186 Pages 1 B/W Illustrations
    by Routledge

    186 Pages 1 B/W Illustrations
    by Routledge

    Most people believe capitalism is a compromise with selfish human nature. As Adam Smith put it, "It is not from the benevolence of the butcher, the brewer, or the baker, that we expect our dinner, but from their regard to their own interest." Capitalism works better than socialism, according to this thinking, only because we are not kind and generous enough to make socialism work. If we were saints, we would be socialists.

    In Why Not Capitalism?, Jason Brennan attacks this widely held belief, arguing that capitalism would remain the best system even if we were morally perfect. Even then, private property and free markets would be the best way to realize mutual cooperation, social justice, harmony, and prosperity. Socialists seek to capture the moral high ground by showing that ideal socialism is morally superior to realistic capitalism. But, Brennan responds, ideal capitalism is superior to ideal socialism, and so capitalism beats socialism at every level.

    Clearly, engagingly, and at times provocatively written, Why Not Capitalism? will cause readers of all political persuasions to re-evaluate where they stand vis-à-vis economic priorities and systems—as they exist now and as they might be improved in the future.

    In this expanded second edition, Brennan responds to his critics throughout the book and provides two new, final chapters. One argues against egalitarianism in a capitalist utopia because egalitarianism frequently misdiagnoses the problems (for example, the problem with poverty isn’t that poor people have less but that they don’t have enough). The other new chapter shows that we don’t need to be angels in an anarchic utopia, but merely decent people who are willing to adhere to four undemanding moral principles.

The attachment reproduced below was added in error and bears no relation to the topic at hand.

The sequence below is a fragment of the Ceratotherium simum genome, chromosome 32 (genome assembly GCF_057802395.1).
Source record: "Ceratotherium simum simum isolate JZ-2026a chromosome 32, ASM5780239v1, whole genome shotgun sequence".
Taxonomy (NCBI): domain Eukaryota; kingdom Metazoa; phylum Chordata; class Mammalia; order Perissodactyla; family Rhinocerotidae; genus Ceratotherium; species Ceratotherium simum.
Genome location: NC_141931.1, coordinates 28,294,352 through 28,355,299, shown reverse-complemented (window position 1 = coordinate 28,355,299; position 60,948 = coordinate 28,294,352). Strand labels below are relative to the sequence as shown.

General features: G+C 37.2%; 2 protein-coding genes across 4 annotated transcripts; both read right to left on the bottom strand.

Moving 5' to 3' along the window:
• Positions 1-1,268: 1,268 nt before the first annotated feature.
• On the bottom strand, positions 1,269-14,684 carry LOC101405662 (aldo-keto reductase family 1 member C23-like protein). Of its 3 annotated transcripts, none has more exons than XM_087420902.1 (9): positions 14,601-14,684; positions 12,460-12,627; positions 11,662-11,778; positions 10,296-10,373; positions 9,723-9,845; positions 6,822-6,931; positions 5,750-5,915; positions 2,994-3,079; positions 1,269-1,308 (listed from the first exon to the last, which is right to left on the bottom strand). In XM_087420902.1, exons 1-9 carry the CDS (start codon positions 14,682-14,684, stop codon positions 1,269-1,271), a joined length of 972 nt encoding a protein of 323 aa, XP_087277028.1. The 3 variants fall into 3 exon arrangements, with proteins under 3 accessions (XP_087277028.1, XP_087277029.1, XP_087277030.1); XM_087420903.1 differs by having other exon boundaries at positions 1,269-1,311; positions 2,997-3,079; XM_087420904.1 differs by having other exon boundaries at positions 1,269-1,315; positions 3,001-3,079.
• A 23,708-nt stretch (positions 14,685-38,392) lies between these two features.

Acknowledgements From the First Edition

    Notes on the Second Edition

    1. Deep Down, Everyone’s a Socialist…and Wrong

    2. The Mickey Mouse Clubhouse Argument for Capitalism: A Parody

    3. Human Nature and Justice

    4. Why Utopia Is Capitalist

    5. Anti-Social Egalitarianism?

    6. How Demanding Is Utopian Anarchism?





    Jason Brennan is the Robert J. and Elizabeth Flanagan Family Professor of Strategy, Economics, Ethics, and Public Policy at the McDonough School of Business, Georgetown University, USA. He is the author of sixteen books, including Why It’s OK to Want to Be Rich (2020) and In Defense of Openness (2018). His books have been translated over thirty times into sixteen languages. He is the editor of Public Affairs Quarterly.

    Praise for the First Edition:

    "Are you interested in capitalism as a path to your personal utopia? This stirring moral defense of a free society is the place to start." - Tyler Cowen, George Mason University, USA

    "In forceful strokes, Jason Brennan attacks the work of the late G.A. Cohen's defense of socialism and neatly shows why and how it is not the best of all systems even in the best of all possible worlds, let alone the highly imperfect world in which we live. His combination of accessible prose with technical precision is a model of good writing on political theory that should enable this book to reach the wider audience it deserves." - Richard Epstein, New York University, USA

    "Gone is the false triumphalism of the 1990s. The question of how to organize society, and the ideological conflict between market systems and socialist systems, is live. Brennan offers in this brief volume a fully realized and compelling answer to Jerry Cohen's rightly celebrated book Why Not Socialism? Many of the responses to socialist advocacy dismiss command economies as impractical or impossible. But Brennan grants Cohen his premises, and carries out the argument in a way that faithfully mirrors the logic that Cohen tried to marshall in his defense of socialism. Brennan offers an unflinching defense of capitalism, and does it with style and humor. His writing is at once accessible to the first-time philosopher and yet persuasive to the denizens of the ivory towers. This book will be on the reading list for every class I teach." - Michael Munger, Duke University, USA